Technology supports researchers’ quest to understand parental discipline behaviors

Image by Rajesh Balouria from Pixabay

How do different types of parental discipline behaviors affect children’s development in low- and middle-income countries (LMICs)? A group of researchers set out to understand that question. They used a large data set from UNICEF of several hundred thousand families. The data came from the fourth (2009–2013) and fifth (2012–2017) rounds of the UNICEF Multiple Indicator Cluster Surveys. 

“The majority of parenting research is conducted in higher income and Westernized settings. We need more research that shows what types of parenting behaviors are most effective at promoting children’s development in lower resourced settings outside of the United States. I wanted to conduct an analysis that provided helpful direction for families and policymakers in LMICs regarding what parents can do to raise healthy, happy children,” said Kaitlin Paxton Ward, People Analytics Researcher at Google and Research Affiliate at the University of Michigan.

Dr. Paxton Ward is the lead author on the recently-released paper, “Associations between 11 parental discipline behaviors and child outcomes across 60 countries.” Other authors are also cited in the article: Andrew Grogan-Kaylor, Julie Ma, Garrett T. Pace, and Shawna Lee.

Together, they tested associations between 11 parental discipline behaviors and outcomes (aggression, distraction, and prosocial peer relations) of children under five years in 60 LMICs:

  • Verbal reasoning (i.e., explaining why the misbehavior was wrong)
  • Shouting
  • Name calling
  • Shaking
  • Spanking
  • Hitting/slapping the body
  • Hitting with an object 
  • Beating as hard as one could
  • Removing privileges 
  • Explaining
  • Giving the child something else to do

Results

Verbal reasoning and shouting were the most common parental discipline behaviors towards young children. Psychological and physical aggression were associated with higher child aggression and distraction. Verbal reasoning was associated with lower odds of aggression, and higher odds of prosocial peer relations. Taking away privileges was associated with higher odds of distraction, and lower odds of prosocial peer relations. Giving the child something else to do was associated with higher odds of distraction. The results indicated that there was some country-level variation in the associations between parenting behaviors and child socioemotional outcomes, but also that no form of psychological or physical aggression benefitted children in any country.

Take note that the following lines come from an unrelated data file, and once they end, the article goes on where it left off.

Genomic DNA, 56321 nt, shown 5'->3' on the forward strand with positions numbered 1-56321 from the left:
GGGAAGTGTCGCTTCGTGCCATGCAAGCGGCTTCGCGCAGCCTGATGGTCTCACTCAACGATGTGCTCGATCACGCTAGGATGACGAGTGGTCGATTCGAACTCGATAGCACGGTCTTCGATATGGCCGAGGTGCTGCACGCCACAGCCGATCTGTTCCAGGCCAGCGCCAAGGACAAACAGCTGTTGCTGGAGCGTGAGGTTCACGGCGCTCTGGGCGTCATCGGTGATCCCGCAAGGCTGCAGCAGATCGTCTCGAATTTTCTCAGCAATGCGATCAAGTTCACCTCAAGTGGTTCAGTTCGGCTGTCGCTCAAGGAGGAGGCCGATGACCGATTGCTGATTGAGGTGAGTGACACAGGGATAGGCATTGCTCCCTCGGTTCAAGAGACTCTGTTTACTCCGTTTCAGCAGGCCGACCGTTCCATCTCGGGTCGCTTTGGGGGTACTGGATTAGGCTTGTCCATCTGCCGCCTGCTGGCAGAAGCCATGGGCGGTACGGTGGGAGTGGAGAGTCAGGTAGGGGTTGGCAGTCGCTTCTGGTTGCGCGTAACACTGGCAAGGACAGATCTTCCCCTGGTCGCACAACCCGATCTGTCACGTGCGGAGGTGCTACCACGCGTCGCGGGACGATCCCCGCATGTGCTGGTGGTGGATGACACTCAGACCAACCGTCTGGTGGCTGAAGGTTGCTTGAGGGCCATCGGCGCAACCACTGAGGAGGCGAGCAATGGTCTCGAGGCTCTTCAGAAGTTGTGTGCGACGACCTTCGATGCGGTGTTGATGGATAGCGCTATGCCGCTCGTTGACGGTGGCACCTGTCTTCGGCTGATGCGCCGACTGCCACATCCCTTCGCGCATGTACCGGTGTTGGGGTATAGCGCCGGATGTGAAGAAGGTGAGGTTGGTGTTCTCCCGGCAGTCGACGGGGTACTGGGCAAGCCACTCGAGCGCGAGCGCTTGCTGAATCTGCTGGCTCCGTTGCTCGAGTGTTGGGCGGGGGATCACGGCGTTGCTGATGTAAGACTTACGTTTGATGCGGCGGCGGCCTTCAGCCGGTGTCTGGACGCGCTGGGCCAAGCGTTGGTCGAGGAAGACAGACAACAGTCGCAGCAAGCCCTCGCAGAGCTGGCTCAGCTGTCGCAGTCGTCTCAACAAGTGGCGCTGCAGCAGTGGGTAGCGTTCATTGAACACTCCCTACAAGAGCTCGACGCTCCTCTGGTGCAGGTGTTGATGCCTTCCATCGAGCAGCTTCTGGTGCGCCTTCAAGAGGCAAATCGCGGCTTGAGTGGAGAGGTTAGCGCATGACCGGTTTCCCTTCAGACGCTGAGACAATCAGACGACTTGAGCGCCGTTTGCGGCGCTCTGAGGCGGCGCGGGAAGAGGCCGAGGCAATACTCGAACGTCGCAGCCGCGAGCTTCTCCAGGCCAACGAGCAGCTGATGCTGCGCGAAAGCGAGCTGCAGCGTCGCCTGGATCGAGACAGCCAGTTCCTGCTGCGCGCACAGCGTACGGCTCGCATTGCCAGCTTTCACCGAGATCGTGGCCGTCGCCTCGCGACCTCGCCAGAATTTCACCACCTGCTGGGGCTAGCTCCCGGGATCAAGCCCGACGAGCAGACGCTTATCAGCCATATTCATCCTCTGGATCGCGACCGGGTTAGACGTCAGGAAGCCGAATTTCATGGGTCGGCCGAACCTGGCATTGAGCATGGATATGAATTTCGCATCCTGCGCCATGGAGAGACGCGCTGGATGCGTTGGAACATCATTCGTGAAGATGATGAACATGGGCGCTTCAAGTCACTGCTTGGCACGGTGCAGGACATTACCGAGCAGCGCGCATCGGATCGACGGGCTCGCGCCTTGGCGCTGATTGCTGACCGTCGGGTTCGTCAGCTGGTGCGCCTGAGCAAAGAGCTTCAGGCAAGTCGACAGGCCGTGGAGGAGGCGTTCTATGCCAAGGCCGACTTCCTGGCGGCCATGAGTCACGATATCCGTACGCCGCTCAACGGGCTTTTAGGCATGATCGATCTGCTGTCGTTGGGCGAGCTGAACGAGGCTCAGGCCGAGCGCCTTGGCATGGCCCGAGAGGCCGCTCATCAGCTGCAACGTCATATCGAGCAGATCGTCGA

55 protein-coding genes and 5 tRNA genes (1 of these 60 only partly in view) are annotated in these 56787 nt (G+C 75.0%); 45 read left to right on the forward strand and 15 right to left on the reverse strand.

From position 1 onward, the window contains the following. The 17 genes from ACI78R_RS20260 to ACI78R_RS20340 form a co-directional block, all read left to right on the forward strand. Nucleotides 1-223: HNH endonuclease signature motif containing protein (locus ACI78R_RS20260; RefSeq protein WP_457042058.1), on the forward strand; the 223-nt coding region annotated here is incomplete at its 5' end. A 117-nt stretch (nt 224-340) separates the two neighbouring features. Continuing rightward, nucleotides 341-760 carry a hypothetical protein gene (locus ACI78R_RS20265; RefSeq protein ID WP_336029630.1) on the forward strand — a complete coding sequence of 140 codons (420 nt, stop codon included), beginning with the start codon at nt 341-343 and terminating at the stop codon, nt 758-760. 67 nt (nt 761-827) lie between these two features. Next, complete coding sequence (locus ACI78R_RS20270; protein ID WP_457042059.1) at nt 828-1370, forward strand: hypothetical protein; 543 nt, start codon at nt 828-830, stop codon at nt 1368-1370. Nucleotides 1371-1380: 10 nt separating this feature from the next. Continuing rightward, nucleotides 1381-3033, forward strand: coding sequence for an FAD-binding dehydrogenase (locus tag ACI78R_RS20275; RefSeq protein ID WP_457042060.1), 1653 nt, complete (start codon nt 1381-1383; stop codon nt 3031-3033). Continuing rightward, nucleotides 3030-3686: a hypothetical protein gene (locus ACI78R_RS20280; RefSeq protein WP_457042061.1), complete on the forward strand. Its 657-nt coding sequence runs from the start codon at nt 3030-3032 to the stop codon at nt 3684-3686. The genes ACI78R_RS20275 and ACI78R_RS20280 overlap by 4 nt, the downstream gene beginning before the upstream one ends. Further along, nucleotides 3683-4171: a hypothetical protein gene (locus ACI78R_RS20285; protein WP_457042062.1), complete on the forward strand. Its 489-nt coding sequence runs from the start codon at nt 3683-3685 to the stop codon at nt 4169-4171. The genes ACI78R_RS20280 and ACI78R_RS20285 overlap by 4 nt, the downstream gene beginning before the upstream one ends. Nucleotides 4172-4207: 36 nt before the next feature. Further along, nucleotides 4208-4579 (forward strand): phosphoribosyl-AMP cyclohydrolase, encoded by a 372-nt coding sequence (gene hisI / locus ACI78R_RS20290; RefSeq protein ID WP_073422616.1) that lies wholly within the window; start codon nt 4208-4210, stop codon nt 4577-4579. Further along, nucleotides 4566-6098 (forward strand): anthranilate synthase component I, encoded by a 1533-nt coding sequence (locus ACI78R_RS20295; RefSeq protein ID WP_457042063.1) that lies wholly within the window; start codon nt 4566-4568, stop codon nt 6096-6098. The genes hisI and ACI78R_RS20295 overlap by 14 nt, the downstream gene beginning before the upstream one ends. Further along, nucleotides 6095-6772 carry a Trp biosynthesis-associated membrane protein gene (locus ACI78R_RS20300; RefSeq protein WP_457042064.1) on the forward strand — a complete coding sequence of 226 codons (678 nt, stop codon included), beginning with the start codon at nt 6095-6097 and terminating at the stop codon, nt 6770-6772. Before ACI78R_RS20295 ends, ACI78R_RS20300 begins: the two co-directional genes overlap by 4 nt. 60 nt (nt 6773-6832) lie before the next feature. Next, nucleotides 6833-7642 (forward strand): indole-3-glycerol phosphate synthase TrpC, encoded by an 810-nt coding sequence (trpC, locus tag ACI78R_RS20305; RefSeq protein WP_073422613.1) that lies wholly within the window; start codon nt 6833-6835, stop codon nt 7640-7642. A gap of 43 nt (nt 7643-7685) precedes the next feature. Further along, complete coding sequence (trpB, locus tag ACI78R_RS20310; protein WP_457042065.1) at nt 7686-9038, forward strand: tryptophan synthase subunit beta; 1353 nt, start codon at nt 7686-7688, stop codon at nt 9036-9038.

Conclusion 

Parental use of psychological and physical aggression were disadvantageous for children’s socioemotional development across countries. Only verbal reasoning was associated with positive child socioemotional development. The authors suggest that greater emphasis should be dedicated to reducing parental use of psychological and physical aggression across cultural contexts, and increasing parental use of verbal reasoning.

The technology used to analyze the data

The researchers relied on a complicated Bayesian multilevel model. This type of analysis incorporated knowledge from previous studies to inform the current analysis, and also provided a way for the researchers to look in more detail at variation across countries. To accomplish this task, the team turned to ITS Advanced Research Computing (ARC) and the Great Lakes High-Performance Computing Cluster. Great Lakes is the largest and fastest HPC service on U-M’s campus. 

“I know for me as a parent of young children, you want the best outcome. I have known people to grow up with different forms of discipline and what the negative or positive influence of those are,” said Brock Palen, ARC director. 

The researchers also created a visual interpretation of their paper for public outreach using a web app called ArcGIS StoryMaps. This software helps researchers tell the story of their work. With no coding required, StoryMaps combine images, text, audio, video, and interactive maps in a captivating web experience. StoryMaps can be shared with groups of users, with an organization, or with the world. 

All students, faculty, and staff have access to ArcGIS StoryMaps. Since 2014, U-M folks have authored over 7,500 StoryMaps, and the number produced annually continues to increase year-over-year. Explore examples of how people around the world are using this technology in the StoryMaps Gallery.

“This intuitive software empowers the U-M community to author engaging, multimedia, place-based narratives, without involving IT staff,” said Peter Knoop, research consultant with LSA Technology Services. 

Correspondence to Dr. Kaitlin Paxton Ward, kpward@umich.edu.

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